Erin Doleshol later testified in court to what she told Jamie: Carol hooked up with a boy in high school who dumped her for Doleshol. Carol showed up in Doleshol’s driveway, she testified, where Doleshol’s shiny new car wound up covered in fish guts. Doelshol also testified that Carol used to follow her car, as she drove to her job and to Carol’s ex-boyfriend’s house.
Maggie Lovett testified that Carol invited her to a supposed Valentine’s Day party her new boyfriend, Carol’s ex, was throwing at a hotel. Carol allegedly booked a room and a stretch limo to pick Lovett up in. Carol’s friend Jamie told police they got Lovett drunk in the hotel room, before Carol asked Jamie to put on a pair of gloves. Jamie said she bolted from the room in hysterics. Maggie later testified she felt as if she might have been drugged.
Sarah and Matt came after.
When Matt dumped her, Carol was furious. At Sarah.
Sheldon Oots testified in court that Carol asked him to lure Sarah out of the house, get her drunk, and cut all her hair off. He declined.
Jamie testified that the day after Sarah’s murder, Carol picked her up in a freshly cleaned car. Jamie said Carol told her she’d cleaned up a spill. When Jamie asked Carol about a scratch on her neck, the answer was “the cat.”
Later that day Carol showed up at Matt’s house full of sympathy for his tragic loss. She was there for him, she told him. Then proved it—six months later registering at Kansas State.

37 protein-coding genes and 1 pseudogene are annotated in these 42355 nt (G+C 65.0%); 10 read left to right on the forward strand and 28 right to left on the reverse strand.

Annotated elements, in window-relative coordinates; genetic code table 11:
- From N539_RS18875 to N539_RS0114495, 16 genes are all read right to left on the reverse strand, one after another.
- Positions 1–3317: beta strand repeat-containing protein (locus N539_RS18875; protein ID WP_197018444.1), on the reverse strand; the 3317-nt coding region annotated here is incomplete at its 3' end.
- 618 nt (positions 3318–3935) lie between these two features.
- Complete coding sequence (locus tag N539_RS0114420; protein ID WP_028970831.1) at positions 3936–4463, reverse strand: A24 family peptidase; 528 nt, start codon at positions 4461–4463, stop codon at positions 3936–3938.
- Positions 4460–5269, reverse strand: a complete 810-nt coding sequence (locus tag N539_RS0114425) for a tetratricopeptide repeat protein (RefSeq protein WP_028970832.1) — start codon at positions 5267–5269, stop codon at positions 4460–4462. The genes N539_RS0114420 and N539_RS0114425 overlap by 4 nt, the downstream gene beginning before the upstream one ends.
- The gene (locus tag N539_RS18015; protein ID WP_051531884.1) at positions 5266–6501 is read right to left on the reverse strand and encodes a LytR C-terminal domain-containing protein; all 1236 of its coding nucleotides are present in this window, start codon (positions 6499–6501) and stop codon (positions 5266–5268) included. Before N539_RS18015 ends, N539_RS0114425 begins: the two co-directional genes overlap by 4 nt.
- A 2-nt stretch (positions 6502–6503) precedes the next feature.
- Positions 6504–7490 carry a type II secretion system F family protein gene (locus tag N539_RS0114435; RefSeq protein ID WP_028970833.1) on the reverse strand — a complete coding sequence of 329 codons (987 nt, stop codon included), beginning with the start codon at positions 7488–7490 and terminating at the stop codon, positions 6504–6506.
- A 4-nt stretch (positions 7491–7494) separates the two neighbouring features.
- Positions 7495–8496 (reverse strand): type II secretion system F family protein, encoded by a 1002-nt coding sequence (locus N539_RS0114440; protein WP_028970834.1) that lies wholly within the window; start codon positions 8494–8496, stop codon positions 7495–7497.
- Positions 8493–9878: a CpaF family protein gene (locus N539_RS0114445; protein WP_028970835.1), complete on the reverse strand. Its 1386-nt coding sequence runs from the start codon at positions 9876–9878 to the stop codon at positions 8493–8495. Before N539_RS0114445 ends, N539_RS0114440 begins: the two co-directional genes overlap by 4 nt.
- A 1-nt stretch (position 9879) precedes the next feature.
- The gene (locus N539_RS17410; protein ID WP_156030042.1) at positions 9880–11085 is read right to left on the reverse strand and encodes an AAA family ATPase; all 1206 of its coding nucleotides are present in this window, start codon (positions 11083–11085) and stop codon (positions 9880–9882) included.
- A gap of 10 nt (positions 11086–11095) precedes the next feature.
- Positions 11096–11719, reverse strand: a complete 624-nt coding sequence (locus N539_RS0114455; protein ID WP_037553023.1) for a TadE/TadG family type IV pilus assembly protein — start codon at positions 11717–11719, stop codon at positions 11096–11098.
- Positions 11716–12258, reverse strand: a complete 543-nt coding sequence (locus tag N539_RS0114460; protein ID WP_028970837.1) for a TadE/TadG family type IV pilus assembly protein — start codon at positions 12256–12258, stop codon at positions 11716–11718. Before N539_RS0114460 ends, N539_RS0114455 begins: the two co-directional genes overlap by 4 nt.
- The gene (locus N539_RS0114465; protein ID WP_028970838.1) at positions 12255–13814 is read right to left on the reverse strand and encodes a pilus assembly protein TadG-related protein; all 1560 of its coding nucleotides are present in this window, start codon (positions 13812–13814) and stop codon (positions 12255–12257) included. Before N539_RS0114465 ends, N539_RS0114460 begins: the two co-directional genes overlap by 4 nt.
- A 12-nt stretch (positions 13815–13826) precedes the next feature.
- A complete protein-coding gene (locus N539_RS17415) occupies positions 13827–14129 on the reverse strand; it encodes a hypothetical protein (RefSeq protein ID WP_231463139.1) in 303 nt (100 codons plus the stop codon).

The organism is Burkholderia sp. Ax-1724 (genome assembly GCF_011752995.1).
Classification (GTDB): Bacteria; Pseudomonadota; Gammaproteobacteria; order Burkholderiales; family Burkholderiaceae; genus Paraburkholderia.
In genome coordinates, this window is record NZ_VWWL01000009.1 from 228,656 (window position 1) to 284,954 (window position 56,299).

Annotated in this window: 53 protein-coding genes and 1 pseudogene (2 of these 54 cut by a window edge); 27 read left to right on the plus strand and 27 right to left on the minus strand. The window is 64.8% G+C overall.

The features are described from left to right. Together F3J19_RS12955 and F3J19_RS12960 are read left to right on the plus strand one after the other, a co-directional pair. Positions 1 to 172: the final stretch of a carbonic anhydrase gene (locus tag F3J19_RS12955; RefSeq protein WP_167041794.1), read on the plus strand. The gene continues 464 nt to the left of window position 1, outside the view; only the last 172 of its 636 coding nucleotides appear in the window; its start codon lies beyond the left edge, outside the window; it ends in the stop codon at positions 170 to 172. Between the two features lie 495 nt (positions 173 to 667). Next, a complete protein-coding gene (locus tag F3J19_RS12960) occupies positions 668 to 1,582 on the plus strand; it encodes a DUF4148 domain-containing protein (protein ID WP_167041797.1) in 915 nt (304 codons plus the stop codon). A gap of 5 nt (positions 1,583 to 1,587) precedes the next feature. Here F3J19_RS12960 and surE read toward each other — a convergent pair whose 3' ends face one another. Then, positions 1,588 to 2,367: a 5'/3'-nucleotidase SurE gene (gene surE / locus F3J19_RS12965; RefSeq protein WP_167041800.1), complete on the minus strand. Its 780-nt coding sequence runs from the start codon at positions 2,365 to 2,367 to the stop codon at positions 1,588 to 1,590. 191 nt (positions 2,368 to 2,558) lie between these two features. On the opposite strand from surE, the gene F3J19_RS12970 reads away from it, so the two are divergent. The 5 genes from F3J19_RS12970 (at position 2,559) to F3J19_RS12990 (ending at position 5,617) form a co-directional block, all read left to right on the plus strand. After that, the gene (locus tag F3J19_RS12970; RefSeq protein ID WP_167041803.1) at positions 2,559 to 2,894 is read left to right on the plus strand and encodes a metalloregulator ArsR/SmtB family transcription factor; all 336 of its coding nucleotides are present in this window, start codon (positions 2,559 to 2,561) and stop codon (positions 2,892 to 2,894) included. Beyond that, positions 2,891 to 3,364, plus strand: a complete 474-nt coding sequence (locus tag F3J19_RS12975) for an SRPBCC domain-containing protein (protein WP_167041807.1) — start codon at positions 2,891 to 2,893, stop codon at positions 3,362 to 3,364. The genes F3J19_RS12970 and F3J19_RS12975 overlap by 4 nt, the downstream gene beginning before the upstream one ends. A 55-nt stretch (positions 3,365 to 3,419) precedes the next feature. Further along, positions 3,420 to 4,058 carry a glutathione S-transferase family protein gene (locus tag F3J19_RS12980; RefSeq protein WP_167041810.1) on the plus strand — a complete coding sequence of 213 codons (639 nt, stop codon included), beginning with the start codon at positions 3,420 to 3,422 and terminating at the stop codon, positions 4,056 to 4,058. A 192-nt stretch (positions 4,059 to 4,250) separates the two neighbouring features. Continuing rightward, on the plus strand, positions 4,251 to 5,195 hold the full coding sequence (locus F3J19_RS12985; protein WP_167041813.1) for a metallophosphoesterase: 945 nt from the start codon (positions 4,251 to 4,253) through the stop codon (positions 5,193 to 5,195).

Five years later, it was the same movie, different cast.
Carol managed to get Tim Ault to leave his wife and kids on Christmas Eve, but he left her three weeks later. According to several people Jeff interviewed, Carol had been telling them she was going to marry Tim and they were going to raise his kids together. According to Sharon, Carol had said the same thing to Diana during those threatening phone calls.
Tim’s brother and cousin told Jeff that Tim taken Carol shooting with the very gun used to kill Diana two weeks later. A neighbor had called the police about a suspicious vehicle lurking around Diana’s house close to her murder—a dark Mustang—Carol’s make and color. A few days before that, Carol had received a speeding ticket for going 100 mph on the highway to Manhattan—Jeff said he wondered if it was a test run? Diana had told Sharon that Carol boasted on the phone about researching Social Security death benefits in the event of her death. And one more thing—4-year-old Josh had been sent to a child therapist to see if he might remember anything more from that night. He had—a tendril of blonde hair peeking out from behind the killer’s mask.